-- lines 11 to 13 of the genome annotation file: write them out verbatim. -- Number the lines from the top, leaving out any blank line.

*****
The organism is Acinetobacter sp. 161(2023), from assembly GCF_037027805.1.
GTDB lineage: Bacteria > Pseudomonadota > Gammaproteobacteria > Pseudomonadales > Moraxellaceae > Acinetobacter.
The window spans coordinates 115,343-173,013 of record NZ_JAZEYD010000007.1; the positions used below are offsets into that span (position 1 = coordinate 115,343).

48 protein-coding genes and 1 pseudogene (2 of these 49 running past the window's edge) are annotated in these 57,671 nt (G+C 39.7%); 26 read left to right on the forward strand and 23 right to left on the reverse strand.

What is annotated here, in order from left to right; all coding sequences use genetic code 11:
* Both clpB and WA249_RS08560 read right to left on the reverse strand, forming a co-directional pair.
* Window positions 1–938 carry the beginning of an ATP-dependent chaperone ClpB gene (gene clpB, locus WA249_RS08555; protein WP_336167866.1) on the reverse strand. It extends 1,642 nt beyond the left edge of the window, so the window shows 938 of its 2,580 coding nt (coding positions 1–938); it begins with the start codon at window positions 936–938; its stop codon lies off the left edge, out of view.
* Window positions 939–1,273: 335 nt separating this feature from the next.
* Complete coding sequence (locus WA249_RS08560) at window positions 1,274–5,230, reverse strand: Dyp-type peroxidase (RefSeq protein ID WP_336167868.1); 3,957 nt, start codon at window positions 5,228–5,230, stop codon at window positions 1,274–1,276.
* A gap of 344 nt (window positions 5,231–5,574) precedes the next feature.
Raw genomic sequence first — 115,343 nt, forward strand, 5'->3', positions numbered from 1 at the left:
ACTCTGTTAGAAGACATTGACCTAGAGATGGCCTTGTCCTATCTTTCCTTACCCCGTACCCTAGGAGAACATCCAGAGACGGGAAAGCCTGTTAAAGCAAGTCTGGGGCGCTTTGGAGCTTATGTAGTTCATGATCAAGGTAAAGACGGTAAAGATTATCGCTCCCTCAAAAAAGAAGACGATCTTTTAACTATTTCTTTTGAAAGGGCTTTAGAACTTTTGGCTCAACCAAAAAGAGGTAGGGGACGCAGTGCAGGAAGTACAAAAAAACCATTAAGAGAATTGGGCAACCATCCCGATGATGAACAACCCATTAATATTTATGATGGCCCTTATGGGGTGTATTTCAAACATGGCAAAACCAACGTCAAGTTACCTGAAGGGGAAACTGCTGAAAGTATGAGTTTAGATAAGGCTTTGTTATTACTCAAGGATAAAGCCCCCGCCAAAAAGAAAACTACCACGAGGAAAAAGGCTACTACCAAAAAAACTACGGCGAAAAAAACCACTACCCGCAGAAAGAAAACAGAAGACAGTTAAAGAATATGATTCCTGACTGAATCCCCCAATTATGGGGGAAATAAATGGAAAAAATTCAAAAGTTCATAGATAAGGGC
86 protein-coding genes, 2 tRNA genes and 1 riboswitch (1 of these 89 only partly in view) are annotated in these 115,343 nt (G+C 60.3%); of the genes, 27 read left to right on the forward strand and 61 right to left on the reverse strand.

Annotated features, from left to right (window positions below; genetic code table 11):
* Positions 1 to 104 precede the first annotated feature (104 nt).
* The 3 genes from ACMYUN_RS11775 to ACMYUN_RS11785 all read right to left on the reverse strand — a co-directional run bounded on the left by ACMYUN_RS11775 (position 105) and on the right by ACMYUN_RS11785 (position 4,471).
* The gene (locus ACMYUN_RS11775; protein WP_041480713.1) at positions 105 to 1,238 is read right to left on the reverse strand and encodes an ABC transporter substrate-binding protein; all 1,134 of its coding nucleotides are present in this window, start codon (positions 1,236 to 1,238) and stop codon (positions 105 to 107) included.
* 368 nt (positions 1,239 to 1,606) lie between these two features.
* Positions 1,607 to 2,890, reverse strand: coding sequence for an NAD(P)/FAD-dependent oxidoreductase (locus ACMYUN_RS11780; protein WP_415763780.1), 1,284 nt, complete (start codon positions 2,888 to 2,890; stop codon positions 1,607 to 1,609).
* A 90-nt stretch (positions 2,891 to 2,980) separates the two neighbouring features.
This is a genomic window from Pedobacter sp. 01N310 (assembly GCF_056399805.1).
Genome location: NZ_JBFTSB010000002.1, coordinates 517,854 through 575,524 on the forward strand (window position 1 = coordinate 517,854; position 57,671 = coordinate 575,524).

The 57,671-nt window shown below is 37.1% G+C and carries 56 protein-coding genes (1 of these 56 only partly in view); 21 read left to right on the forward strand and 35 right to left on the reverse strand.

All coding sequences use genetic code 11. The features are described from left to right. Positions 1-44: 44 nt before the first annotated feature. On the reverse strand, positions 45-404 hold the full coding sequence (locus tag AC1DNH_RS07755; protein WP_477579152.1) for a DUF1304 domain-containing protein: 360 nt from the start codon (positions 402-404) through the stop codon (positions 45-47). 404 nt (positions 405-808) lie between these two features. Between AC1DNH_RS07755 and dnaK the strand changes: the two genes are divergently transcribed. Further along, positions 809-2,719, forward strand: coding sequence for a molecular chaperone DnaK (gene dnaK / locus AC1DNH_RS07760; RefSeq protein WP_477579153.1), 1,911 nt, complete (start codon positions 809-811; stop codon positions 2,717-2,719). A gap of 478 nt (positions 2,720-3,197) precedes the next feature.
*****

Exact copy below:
Raw genomic sequence first — 115,343 nt, forward strand, 5'->3', positions numbered from 1 at the left:
ACTCTGTTAGAAGACATTGACCTAGAGATGGCCTTGTCCTATCTTTCCTTACCCCGTACCCTAGGAGAACATCCAGAGACGGGAAAGCCTGTTAAAGCAAGTCTGGGGCGCTTTGGAGCTTATGTAGTTCATGATCAAGGTAAAGACGGTAAAGATTATCGCTCCCTCAAAAAAGAAGACGATCTTTTAACTATTTCTTTTGAAAGGGCTTTAGAACTTTTGGCTCAACCAAAAAGAGGTAGGGGACGCAGTGCAGGAAGTACAAAAAAACCATTAAGAGAATTGGGCAACCATCCCGATGATGAACAACCCATTAATATTTATGATGGCCCTTATGGGGTGTATTTCAAACATGGCAAAACCAACGTCAAGTTACCTGAAGGGGAAACTGCTGAAAGTATGAGTTTAGATAAGGCTTTGTTATTACTCAAGGATAAAGCCCCCGCCAAAAAGAAAACTACCACGAGGAAAAAGGCTACTACCAAAAAAACTACGGCGAAAAAAACCACTACCCGCAGAAAGAAAACAGAAGACAGTTAAAGAATATGATTCCTGACTGAATCCCCCAATTATGGGGGAAATAAATGGAAAAAATTCAAAAGTTCATAGATAAGGGC
86 protein-coding genes, 2 tRNA genes and 1 riboswitch (1 of these 89 only partly in view) are annotated in these 115,343 nt (G+C 60.3%); of the genes, 27 read left to right on the forward strand and 61 right to left on the reverse strand.